Heavy fighting is under way in parts of the northern city of Kunduz between Taliban fighters and Afghan forces, as the Taliban retook some areas they lost overnight, our correspondent says.
"Fighting is going on since early morning and Taliban have claimed they have gained some parts of the city they had lost last night," Al Jazeera's Qais Azimy, reporting from Puli Khumri, about 100km from Kunduz, said on Thursday.
"They [Taliban] said they had left the centre of the city because of heavy bombardment by Nato forces and now they are trying to get it back. Many of them have taken shelter in residential areas around the city," he said.
"The fighting seems to have spread to neighbouring province of Takhar and Baghlan. We are getting reports of Taliban taking control of a district in Baghlan province," Azimy said.
Government troops backed by NATO forces and US air strikes had taken control of parts of Kunduz on Wednesday three days after the Taliban captured the northern city.
At least 50 people, mostly civilians, have been killed and more than 300 others injured in the battle, sources told Al Jazeera.
"The Afghan government is putting pressure on security forces to regain areas they lost but it is a big challenge as Taliban have claimed to have established their government. They have appointed a governor and police chief.
"One Taliban commander from the area told me that they are ready to fight and not planning to leave the area."
Afghan government officials however, still insist they are in control of the area.
"It is retaken and being cleared from terrorists, with heavy casualties to the enemy," Interior Ministry Spokesman Sediq Sediqqi said on Twitter.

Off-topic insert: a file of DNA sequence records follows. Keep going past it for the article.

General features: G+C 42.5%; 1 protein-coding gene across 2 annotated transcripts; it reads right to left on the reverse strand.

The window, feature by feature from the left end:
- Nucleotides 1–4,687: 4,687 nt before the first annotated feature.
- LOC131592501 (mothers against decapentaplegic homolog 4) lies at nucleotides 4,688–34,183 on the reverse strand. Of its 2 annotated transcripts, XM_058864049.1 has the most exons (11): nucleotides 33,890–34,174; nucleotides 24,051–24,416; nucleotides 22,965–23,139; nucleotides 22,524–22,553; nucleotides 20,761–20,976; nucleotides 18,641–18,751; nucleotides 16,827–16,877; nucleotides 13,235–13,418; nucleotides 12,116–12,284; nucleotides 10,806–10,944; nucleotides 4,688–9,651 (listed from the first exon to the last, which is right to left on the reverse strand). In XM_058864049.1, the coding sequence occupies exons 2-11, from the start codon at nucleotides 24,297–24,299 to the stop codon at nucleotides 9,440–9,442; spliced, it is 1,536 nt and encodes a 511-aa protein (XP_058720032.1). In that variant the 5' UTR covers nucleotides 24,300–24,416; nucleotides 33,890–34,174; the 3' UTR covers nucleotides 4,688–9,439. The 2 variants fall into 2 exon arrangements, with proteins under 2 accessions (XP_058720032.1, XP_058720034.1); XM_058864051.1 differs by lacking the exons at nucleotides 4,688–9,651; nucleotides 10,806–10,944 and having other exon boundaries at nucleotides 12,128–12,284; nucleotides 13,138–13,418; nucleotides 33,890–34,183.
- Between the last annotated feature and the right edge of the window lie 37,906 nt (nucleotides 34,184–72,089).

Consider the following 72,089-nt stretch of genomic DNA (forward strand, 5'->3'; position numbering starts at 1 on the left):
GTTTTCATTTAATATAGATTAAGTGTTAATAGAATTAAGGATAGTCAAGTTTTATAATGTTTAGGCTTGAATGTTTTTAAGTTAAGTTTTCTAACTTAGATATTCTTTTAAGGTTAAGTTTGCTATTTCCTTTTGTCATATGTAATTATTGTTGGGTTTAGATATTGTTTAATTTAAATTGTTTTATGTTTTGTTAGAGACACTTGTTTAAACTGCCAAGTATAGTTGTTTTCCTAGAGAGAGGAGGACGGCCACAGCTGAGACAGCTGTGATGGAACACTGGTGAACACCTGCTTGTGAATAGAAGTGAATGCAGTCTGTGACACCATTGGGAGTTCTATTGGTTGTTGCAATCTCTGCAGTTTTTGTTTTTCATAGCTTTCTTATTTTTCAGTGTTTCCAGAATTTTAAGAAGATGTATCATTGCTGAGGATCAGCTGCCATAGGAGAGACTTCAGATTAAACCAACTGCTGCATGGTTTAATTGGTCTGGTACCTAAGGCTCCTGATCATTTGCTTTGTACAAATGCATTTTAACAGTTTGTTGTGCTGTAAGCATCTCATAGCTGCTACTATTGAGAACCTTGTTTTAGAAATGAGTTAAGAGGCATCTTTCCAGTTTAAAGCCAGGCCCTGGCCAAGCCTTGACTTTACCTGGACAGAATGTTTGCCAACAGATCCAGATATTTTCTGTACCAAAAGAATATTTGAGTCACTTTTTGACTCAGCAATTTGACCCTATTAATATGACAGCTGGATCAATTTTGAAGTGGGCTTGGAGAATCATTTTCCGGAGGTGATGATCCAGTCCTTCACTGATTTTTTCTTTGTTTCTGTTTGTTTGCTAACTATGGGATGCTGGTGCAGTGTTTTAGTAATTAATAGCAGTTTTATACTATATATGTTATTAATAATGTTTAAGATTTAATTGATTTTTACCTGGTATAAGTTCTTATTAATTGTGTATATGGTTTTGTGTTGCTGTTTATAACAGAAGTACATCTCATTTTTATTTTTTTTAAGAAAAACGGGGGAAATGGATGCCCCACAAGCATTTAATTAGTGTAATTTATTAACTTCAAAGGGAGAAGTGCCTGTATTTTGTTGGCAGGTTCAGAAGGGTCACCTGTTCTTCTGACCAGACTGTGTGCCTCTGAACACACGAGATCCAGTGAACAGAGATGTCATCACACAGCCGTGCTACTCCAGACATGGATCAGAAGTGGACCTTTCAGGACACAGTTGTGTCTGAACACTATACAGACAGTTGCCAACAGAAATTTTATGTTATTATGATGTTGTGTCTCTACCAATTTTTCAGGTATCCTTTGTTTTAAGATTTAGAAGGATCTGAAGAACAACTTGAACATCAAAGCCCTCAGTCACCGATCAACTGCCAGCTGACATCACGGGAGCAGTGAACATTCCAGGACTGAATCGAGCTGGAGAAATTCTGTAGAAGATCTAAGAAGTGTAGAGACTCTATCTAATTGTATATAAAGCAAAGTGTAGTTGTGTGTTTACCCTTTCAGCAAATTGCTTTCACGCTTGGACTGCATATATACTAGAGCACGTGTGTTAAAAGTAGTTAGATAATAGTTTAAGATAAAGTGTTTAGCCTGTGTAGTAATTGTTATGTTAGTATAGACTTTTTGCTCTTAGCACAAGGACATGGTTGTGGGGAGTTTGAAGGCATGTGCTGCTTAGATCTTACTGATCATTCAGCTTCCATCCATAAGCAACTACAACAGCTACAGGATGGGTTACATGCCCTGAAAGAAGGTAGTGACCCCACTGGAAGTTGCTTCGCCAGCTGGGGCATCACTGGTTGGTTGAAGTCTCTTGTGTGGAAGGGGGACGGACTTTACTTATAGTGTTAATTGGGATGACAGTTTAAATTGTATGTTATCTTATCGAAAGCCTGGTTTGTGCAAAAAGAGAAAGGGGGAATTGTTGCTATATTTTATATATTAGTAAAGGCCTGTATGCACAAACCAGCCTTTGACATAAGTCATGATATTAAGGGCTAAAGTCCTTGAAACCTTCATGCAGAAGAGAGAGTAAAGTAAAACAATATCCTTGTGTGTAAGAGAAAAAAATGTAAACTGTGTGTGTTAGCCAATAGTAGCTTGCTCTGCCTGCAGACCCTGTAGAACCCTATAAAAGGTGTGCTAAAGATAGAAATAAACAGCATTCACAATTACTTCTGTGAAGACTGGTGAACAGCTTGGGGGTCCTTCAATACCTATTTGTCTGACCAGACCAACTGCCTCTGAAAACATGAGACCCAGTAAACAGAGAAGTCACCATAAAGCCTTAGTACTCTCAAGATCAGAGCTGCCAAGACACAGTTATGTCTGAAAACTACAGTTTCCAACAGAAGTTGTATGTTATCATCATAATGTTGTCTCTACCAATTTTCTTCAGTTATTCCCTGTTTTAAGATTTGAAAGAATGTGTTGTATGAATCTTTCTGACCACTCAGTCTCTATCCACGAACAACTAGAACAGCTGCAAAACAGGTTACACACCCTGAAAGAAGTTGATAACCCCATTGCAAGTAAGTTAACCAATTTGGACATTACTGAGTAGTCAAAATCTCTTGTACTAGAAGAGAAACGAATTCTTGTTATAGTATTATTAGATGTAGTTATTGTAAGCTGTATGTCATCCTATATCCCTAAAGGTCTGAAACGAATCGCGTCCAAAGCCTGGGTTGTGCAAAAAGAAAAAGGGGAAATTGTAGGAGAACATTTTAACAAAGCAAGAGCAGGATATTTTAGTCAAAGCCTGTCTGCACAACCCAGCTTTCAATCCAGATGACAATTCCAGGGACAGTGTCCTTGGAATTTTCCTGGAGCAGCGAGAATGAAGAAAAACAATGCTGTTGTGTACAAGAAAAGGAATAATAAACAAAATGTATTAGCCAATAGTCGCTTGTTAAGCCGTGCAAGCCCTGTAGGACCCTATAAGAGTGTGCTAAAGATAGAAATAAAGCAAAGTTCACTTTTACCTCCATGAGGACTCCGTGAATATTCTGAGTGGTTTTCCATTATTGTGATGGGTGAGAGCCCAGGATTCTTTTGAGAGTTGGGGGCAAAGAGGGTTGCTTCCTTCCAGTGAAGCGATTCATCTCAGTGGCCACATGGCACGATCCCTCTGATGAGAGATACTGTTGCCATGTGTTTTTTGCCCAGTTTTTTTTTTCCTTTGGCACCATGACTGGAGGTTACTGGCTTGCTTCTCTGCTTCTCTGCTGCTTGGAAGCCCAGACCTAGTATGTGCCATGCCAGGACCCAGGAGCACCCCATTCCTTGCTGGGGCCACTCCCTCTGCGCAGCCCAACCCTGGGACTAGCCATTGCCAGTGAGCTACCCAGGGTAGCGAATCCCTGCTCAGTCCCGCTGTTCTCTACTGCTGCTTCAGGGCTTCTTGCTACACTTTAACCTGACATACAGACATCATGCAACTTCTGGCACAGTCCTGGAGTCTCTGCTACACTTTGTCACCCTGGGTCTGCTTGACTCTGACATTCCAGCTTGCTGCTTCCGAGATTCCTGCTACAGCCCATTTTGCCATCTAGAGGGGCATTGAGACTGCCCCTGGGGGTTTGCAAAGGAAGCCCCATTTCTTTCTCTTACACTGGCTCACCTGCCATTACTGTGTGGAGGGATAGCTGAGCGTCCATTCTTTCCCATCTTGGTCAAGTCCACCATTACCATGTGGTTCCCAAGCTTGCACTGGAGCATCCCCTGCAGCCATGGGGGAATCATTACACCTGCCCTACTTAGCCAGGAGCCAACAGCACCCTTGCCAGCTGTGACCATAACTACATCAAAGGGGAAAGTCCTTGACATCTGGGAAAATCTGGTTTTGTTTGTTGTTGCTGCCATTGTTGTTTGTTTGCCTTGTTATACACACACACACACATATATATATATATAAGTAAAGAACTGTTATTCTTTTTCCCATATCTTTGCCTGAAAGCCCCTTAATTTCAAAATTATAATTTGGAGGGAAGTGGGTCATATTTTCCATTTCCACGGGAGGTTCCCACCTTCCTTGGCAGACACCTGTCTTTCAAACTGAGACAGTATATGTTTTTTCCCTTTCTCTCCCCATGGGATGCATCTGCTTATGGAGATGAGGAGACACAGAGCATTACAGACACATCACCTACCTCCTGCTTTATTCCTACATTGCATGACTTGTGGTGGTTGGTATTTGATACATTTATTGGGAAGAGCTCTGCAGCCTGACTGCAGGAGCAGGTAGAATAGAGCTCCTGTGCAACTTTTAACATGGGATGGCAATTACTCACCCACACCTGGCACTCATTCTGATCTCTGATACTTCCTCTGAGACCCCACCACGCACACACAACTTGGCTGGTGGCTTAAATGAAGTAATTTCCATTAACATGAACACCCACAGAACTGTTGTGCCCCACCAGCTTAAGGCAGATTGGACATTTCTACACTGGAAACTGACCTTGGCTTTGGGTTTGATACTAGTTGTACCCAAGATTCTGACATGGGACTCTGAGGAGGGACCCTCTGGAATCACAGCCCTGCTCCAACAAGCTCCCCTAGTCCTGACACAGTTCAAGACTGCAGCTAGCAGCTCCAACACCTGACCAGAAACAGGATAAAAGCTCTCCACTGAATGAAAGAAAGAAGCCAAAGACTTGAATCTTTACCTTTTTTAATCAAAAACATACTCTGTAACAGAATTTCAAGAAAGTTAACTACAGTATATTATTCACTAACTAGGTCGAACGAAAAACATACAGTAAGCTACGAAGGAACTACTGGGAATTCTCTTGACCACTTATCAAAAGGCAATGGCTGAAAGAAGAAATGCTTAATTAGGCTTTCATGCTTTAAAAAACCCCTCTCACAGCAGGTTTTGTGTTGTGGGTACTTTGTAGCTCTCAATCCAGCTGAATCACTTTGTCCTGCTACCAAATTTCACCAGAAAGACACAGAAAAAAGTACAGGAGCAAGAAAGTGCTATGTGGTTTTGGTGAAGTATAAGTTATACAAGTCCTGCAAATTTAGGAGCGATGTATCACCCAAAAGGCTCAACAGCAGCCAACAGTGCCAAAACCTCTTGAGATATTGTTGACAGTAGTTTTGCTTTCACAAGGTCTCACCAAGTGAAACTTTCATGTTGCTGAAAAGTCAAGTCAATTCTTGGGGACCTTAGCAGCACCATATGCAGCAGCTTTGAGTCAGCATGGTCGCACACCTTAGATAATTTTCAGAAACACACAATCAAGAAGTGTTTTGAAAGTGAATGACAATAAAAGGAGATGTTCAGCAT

"Civilians are got caught in the fight and paying a heavy price. Hospital sources in the area say they keep receiving injured and dead bodies but they can't identify if they are civilians or Taliban fighters," our correspondent said.
"They are facing big shortage of medicine and staff as many doctors have left the area due to the fighting."
The Taliban attack on Kunduz began at dawn on Monday with the fighters capturing key buildings and freeing hundreds of prisoners, who included members of the group.
The ensuing fighting between the Taliban and security forces sent thousands of residents fleeing.
The incursion came after two failed attempts this year to capture Kunduz city, which has been encircled by the fighters for about a year.
The takeover was the group's biggest victory since the Taliban government was ousted in 2001.
"The fact that the Taliban can actually take the sixth largest city in Afghanistan, and hold it for a couple of days, sends a signal to the government and the international community about the future of Afghanistan," said David Sedney, a former deputy US Assistant Secretary of Defense for Afghanistan and Pakistan.
He told Al Jazeera that to improve the country's security, the government must take several measures, including getting the military organised.
"The Afghan government doesn't even have a defence minister after one year of unity government. This is a government that needs to get down to business and not just talk about having a better security situation.
"Afghan soldiers are great fighters ... They're willing and able to fight but they need a good leadership."
President Ashraf Ghani took office a year ago pledging to restore peace to Afghanistan.
The US and NATO troops play a vital role in training and assisting the Afghan forces. US air strikes on Tuesday and Wednesday hit Taliban positions during fierce fighting for control of Kunduz's airport.
Source: Al Jazeera and agencies